29/9/2018 Blackberry picking became a fixture in my calendar when I moved to Suffolk. To begin with, only simple enjoyment was involved. I revelled in the knowledge that this was my new life. Instead of crossing a city on the underground for the purposes of recreation, I could step out of the house and go for a walk in the countryside. I was finally ‘in place’.
There was no need to grow blackberries myself, as I could find them without even looking, and the hedgerow variety taste infinitely better. The individuality of each blackberry is startling: one soft, one slightly crunchy, one huge, one tiny, one too sweet, one so tart it makes me flinch, one tasting of autumn so much more strongly than the next…
And autumn, rather than summer, is the season of blackberries as far as Suffolk and I are concerned. When blackberries are over in London and the southeast, here they are just beginning. This year was an exception, however. I was expecting no blackberries at all after the summer drought, but perhaps the wet start to the year got them through, because in the middle of August I came upon a fat blackberry bounty on a walk in the Stour Valley. I could barely believe my eyes. I wasn’t, strictly speaking, in Suffolk; I was just over the border into Essex, but it was close enough. I went back the following week and picked three large punnets.
The blackberries near my house followed soon after. I was delighted: this year and last I have taken a two-week holiday in late September, a decision that has the disadvantage of causing me blackberry-related anxiety, due to its shortening the time I have in which to pick a year’s supply. It is a major calamity if the jam runs out, and last year was a poor blackberry year. Although they ripened early, the only place I found good ones – along the footpath to the Hobbets – the farmer cut the hedges in the first week of September. How inconsiderate and antisocial, to animals and humans alike! Of course, farmers have more pressing worries than whether they are causing blackberry deprivation, but nevertheless I considered this act unforgivable for at least a week. I left for my holiday knowing that blackberry jam would have to be rationed until next autumn.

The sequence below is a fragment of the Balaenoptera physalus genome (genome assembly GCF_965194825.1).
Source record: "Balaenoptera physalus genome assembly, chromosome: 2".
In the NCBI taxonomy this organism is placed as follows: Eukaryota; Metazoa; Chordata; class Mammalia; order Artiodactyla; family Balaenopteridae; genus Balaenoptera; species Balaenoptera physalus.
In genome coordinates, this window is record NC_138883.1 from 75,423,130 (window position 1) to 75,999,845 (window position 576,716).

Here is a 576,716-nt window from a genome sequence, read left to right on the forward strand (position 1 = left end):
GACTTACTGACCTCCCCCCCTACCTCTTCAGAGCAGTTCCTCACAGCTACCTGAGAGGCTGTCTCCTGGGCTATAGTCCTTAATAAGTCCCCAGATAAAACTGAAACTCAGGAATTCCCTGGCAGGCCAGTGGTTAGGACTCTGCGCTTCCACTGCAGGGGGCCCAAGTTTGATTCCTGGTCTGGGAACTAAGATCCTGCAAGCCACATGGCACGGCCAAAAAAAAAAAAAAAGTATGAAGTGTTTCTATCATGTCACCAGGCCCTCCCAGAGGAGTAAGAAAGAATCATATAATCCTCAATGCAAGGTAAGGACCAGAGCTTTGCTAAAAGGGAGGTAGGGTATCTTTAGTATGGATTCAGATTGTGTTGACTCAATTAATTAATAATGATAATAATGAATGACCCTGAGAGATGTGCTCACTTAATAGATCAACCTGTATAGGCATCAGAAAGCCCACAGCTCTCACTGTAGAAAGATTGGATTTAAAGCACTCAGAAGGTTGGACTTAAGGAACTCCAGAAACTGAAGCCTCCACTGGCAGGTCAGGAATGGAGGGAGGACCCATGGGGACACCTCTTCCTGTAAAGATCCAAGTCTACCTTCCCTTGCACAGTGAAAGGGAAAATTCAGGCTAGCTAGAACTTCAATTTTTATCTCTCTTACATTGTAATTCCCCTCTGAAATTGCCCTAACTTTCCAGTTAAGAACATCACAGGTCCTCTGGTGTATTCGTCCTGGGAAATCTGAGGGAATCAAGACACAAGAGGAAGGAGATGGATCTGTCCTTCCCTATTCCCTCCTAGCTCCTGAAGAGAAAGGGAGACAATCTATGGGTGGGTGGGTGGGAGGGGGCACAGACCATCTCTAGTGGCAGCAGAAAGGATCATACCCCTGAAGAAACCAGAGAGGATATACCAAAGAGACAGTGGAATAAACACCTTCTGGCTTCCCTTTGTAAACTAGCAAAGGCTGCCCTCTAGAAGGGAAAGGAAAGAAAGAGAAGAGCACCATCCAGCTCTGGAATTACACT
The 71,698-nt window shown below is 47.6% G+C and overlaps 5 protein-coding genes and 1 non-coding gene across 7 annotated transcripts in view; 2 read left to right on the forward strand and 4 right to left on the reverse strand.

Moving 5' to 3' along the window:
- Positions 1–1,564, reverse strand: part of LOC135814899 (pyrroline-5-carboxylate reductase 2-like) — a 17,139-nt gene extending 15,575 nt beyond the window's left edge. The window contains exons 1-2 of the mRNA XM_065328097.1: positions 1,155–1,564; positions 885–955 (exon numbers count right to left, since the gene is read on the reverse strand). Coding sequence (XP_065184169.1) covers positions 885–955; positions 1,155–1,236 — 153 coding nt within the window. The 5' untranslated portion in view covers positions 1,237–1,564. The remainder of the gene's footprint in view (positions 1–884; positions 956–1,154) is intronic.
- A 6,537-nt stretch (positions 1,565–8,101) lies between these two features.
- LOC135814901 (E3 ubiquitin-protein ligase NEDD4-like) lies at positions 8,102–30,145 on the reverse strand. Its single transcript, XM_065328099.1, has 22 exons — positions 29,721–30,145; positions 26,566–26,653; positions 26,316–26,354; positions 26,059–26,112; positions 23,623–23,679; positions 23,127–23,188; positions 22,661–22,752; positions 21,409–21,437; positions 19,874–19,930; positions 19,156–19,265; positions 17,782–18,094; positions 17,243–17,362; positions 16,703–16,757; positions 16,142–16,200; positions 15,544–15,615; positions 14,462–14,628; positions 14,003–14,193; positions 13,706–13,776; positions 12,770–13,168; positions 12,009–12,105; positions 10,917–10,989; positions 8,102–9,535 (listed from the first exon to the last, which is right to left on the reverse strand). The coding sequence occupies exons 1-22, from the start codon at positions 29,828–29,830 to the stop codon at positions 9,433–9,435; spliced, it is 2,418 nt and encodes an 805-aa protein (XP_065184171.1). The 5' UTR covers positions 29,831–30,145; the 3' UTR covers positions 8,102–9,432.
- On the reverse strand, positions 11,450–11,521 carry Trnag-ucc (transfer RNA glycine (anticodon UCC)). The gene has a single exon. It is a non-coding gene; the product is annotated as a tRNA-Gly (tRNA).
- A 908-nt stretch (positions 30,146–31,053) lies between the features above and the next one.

This year, the same hedge-cutting crime occurred further down the road. Again, I was upset, but the difference this time was that juicy blackberries were to be found in almost every hedgerow. I hardly needed to venture that far to pick several years’ worth, which of course I wouldn’t have the time or necessity to do anyway. So I gave my irrational emotions a talking to, and focussed my attention on the bountiful hedgerows nearer my house.
I feared that blackberry picking might take on the feel of a chore once the elements of necessity and urgency entered the equation, and this was the first year it would really be put to the test. The leisure time I have to pick them has decreased – even without the holiday issue – and now I need to pick more to cover the jam requirements of my B&B.
I found out this summer that it had lost none of its charms. And I discovered that making the time to do it is in no way an extravagance. It may be partially a duty now, but it is one that can be combined with exercise, daydreaming and relaxation. Taking time out for a walk is all the easier to arrange with myself if it accomplishes other goals. I feel refreshed and more creative afterwards, and I have something to show for the time I have spent dawdling in the countryside.
It was a warm, gusty Sunday afternoon in mid-September when I set out on a blackberry walk. A proper one, where the walk was as important as the blackberry picking, and I would feel well-exercised and run out of fruit-picking stamina well before I had to get home. I knew there was no guarantee of many more such blissful days this year, and I felt I had earned, and needed, a good dose of outdoor meandering.
The wind blew my hair in my face and the brambles away from my outstretched hands, increasing the frequency of thorn pricks and snagged clothing. I caught myself feeling mildly irritated. Becoming aware of this reaction gave me the unusually easy opportunity to rid myself of it instantly: these were inconsequential side effects of the most glorious late summer afternoon. The warmth and sunshine, the freedom to roam in the fields and daydream, and the generous harvest were all much too precious to be detracted from by such minor inconveniences.
I knew then that blackberry picking would never become a chore. It is one of life’s gifts.